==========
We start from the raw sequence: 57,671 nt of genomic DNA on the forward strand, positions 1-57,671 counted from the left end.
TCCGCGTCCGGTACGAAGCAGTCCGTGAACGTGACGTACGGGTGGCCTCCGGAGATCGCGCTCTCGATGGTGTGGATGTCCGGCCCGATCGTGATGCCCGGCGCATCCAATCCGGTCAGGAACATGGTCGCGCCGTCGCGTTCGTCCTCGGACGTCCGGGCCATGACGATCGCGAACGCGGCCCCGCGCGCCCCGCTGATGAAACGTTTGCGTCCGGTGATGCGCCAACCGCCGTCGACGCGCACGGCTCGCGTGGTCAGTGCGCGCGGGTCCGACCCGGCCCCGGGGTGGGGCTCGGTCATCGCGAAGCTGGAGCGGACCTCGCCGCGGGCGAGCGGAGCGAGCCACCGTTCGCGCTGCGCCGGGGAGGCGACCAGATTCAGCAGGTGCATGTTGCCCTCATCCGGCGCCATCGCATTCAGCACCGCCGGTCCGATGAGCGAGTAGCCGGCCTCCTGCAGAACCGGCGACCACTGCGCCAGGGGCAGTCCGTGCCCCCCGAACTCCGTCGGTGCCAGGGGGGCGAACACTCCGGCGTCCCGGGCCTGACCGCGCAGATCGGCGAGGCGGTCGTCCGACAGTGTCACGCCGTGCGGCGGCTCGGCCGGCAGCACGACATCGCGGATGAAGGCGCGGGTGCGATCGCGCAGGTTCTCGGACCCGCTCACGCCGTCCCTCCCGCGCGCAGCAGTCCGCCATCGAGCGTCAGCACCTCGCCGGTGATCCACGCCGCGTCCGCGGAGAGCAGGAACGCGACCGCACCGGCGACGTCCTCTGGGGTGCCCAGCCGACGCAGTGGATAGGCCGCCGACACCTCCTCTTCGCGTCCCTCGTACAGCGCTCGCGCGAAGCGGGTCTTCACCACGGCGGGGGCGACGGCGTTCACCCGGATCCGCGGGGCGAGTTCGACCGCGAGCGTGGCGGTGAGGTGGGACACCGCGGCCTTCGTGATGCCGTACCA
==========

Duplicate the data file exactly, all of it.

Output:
We start from the raw sequence: 57,671 nt of genomic DNA on the forward strand, positions 1-57,671 counted from the left end.
TCCGCGTCCGGTACGAAGCAGTCCGTGAACGTGACGTACGGGTGGCCTCCGGAGATCGCGCTCTCGATGGTGTGGATGTCCGGCCCGATCGTGATGCCCGGCGCATCCAATCCGGTCAGGAACATGGTCGCGCCGTCGCGTTCGTCCTCGGACGTCCGGGCCATGACGATCGCGAACGCGGCCCCGCGCGCCCCGCTGATGAAACGTTTGCGTCCGGTGATGCGCCAACCGCCGTCGACGCGCACGGCTCGCGTGGTCAGTGCGCGCGGGTCCGACCCGGCCCCGGGGTGGGGCTCGGTCATCGCGAAGCTGGAGCGGACCTCGCCGCGGGCGAGCGGAGCGAGCCACCGTTCGCGCTGCGCCGGGGAGGCGACCAGATTCAGCAGGTGCATGTTGCCCTCATCCGGCGCCATCGCATTCAGCACCGCCGGTCCGATGAGCGAGTAGCCGGCCTCCTGCAGAACCGGCGACCACTGCGCCAGGGGCAGTCCGTGCCCCCCGAACTCCGTCGGTGCCAGGGGGGCGAACACTCCGGCGTCCCGGGCCTGACCGCGCAGATCGGCGAGGCGGTCGTCCGACAGTGTCACGCCGTGCGGCGGCTCGGCCGGCAGCACGACATCGCGGATGAAGGCGCGGGTGCGATCGCGCAGGTTCTCGGACCCGCTCACGCCGTCCCTCCCGCGCGCAGCAGTCCGCCATCGAGCGTCAGCACCTCGCCGGTGATCCACGCCGCGTCCGCGGAGAGCAGGAACGCGACCGCACCGGCGACGTCCTCTGGGGTGCCCAGCCGACGCAGTGGATAGGCCGCCGACACCTCCTCTTCGCGTCCCTCGTACAGCGCTCGCGCGAAGCGGGTCTTCACCACGGCGGGGGCGACGGCGTTCACCCGGATCCGCGGGGCGAGTTCGACCGCGAGCGTGGCGGTGAGGTGGGACACCGCGGCCTTCGTGATGCCGTACCA